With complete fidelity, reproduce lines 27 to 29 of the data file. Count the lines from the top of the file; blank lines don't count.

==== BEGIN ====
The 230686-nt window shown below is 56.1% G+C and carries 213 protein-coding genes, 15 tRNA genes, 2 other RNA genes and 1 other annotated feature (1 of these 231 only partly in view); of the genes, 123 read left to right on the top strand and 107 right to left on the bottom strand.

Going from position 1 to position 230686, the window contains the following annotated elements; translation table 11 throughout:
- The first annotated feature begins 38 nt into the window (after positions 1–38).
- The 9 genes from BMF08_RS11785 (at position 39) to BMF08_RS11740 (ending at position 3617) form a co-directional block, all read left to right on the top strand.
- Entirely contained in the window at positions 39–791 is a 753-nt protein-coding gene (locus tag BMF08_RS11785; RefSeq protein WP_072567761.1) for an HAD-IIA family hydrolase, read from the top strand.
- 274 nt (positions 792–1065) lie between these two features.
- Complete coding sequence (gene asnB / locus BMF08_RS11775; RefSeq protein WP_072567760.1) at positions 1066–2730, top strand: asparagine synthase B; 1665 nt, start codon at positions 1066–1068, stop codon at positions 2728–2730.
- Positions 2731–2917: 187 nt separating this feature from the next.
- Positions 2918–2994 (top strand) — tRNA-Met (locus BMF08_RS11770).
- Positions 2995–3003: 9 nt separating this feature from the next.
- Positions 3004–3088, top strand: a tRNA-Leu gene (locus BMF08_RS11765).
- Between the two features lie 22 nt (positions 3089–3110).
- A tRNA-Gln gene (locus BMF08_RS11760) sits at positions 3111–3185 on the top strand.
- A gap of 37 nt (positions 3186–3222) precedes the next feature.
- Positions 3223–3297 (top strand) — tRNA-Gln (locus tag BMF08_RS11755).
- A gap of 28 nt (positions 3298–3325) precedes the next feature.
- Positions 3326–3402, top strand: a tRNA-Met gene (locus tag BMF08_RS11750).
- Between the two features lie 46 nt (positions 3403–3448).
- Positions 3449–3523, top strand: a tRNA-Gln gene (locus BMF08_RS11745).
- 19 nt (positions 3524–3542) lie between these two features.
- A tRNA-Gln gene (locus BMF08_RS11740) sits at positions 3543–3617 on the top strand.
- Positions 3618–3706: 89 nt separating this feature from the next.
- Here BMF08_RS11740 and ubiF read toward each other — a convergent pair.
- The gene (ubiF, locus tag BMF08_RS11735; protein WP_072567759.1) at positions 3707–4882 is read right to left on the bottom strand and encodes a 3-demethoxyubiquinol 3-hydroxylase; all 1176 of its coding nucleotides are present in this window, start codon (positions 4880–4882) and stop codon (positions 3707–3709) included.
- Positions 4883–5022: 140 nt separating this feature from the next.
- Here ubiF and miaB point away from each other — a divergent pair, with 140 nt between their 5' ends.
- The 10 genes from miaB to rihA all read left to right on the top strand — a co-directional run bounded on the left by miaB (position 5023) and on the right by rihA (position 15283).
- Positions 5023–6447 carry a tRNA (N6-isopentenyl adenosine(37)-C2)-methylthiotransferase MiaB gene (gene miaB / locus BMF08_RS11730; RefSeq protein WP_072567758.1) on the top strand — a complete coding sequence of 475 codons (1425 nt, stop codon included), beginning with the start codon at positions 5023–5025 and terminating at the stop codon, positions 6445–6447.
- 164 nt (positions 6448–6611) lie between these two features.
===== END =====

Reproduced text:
- The 10 genes from miaB to rihA all read left to right on the top strand — a co-directional run bounded on the left by miaB (position 5023) and on the right by rihA (position 15283).
- Positions 5023–6447 carry a tRNA (N6-isopentenyl adenosine(37)-C2)-methylthiotransferase MiaB gene (gene miaB / locus BMF08_RS11730; RefSeq protein WP_072567758.1) on the top strand — a complete coding sequence of 475 codons (1425 nt, stop codon included), beginning with the start codon at positions 5023–5025 and terminating at the stop codon, positions 6445–6447.
- 164 nt (positions 6448–6611) lie between these two features.